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New Museum Commemorates the 40th Anniversary of Sir Winston Churchill's Death

NEW YORK -- Sir Winston Churchill, one of Britain’s most influential leaders of all time, played an integral role in leading the allied forces to victory during World War II. To celebrate the 40th anniversary of his death and the 60th anniversary of the end of World War II, VisitBritain, the national tourist authority for England, Scotland and Wales, encourages U.S. travelers to visit sites associated with this legendary leader.

A new Churchill museum in London

In the once secret underground headquarters of his wartime government, The Churchill Museum, the first museum dedicated to the life and times of Sir Winston Churchill, will open to the public in London in February 2005. The museum will be part of a major restoration and expansion of the Cabinet War Rooms, in a fortified basement beneath government buildings in Whitehall, which look today just as they did during the war.

The Churchill Museum will provide an intimate and multifaceted portrayal of Sir Winston’s private and public life, as well as his talents and flaws, illustrated with documents and photographs from the Imperial War Museum and the Churchill Archives Centre at Churchill College, Cambridge. Much of the material will be on public display for the first time and, in setting it within an historic location, the scene of his “finest hour,” the museum will address the vital themes of leadership and nationhood. Exhibits will be divided into the five major chapters of Sir Winston’s life and career: his early life and emerging character; politician to statesman; his
period out of office leading opposition to appeasement with Nazi Germany; as war leader; and cold war statesman.

Visitors to the Cabinet War Rooms will feel they have stepped back into World War II as they wander through the same rooms, corridors and tunnels where Sir Winston met with his military and intelligence chiefs and his war cabinet while bombs rained on London. Meeting rooms, the map room and Sir Winston’s private room still contain all their wartime contents, including an array of brightly-colored telephones nicknamed the “beauty chorus” by those who worked there.

Among other areas opened to visitors are bedrooms, sitting rooms and communications rooms, including the Transatlantic Telephone Room in which Sir Winston discussed the war with President Franklin D. Roosevelt on the American-provided “hot-line.” The Cabinet War Rooms are open daily (except December 24 - 26) and admission is priced at £7 (about $12.50).

Blenheim Palace, Chartwell, and Bletchley Park are open to the public

The war rooms are among several historic buildings in London and in south-east England associated with Sir Winston Churchill and which are opened to visitors.

These buildings include Blenheim Palace (his birthplace), Chartwell (his country home), and Bletchley Park (the site for cracking secret codes during the war), as well as the Houses of Parliament, (a member for six decades) and House of Commons (he has served as Britain’s wartime prime minister).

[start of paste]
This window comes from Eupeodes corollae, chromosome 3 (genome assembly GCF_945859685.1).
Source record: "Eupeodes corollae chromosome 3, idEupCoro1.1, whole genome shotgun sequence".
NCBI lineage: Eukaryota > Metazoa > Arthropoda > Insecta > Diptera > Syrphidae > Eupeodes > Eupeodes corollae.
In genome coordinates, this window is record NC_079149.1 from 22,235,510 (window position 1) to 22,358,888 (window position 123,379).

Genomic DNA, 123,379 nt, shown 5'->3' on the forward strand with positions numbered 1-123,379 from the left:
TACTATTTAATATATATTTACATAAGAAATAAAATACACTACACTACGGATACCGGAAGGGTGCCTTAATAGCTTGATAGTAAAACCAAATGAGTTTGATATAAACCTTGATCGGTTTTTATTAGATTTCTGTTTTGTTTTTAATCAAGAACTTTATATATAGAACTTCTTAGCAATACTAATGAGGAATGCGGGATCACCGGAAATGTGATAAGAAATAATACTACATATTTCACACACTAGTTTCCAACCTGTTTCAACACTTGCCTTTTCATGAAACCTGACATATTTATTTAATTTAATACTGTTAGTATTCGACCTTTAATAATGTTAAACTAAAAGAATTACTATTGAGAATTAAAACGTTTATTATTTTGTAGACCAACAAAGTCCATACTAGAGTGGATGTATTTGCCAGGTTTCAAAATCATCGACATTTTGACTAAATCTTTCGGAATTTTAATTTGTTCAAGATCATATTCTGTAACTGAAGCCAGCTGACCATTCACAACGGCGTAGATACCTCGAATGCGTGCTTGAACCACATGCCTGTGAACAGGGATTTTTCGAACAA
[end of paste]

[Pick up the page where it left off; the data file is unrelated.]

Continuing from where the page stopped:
Blenheim Palace, the birthplace of Sir Winston Churchill near Oxford, is considered one of the finest examples of English baroque architecture and the ancestral home of the Dukes of Marlborough. It was never his home, for the estate passed to his cousin, the ninth duke who was a lifelong friend, but his family roots were there. It is in the nearby village churchyard at Bladon that Sir Winston Churchill is buried alongside his parents, Lord Randolph Churchill and American-born Lady Jennie Churchill.

Visitors to Blenheim can see his birthplace, in a room west of the Great Hall in a suite of relatively plainly furnished apartments once occupied by the first duke’s domestic chaplain, and enjoy a stroll in the gardens to see the Temple of Diana where he proposed to Clementine Hozier. An exhibition includes Sir Winston’s painting of the Great Hall and family mementos. Blenheim is open daily from February 12 through December 11, 2005.

Chartwell, Sir Winston’s family home from 1924 until his death in 1965, is near Sevenoaks in the county of Kent, south-east of London. Rooms and gardens remain much as they were when he lived there, with family photographs and memorabilia, uniforms and insignia, his extensive library, and the dining room set for afternoon tea.

The gardens have stunning views over the countryside known as the Weald of Kent and there are black swans on the lake he created. A garden studio contains many of his paintings. Chartwell, which is in the care of the National Trust, is open between March and November and admission in 2004 was £7 (about $12.50).

Bletchley Park in Buckinghamshire, 50 miles north-west of London, is where the German armed forces’ top secret codes were broken during World War II, thus providing Churchill and the Allies with vital information towards their war effort. Bletchley Park, an impressive Victorian mansion, is open daily, allowing visitors to see the code rooms and code-breaking equipment.

In London, Sir Winston Churchill’s statue in Parliament Square overlooks the Houses of Parliament and he is also commemorated in several places inside the House of Commons, including a statue in the members’ lobby and an entranceway into the house known as Churchill Arch.

The statues can be seen on public tours of the Houses of Parliament, officially known as the Palace of Westminster, which take place during Parliament’s summer recess.

Many of the most important of Sir Winston’s papers, among them letters, writings (which earned him a Nobel Prize) and wartime speeches are housed in the Churchill Archives Centre in Churchill College, Cambridge. They can be viewed only by appointment.

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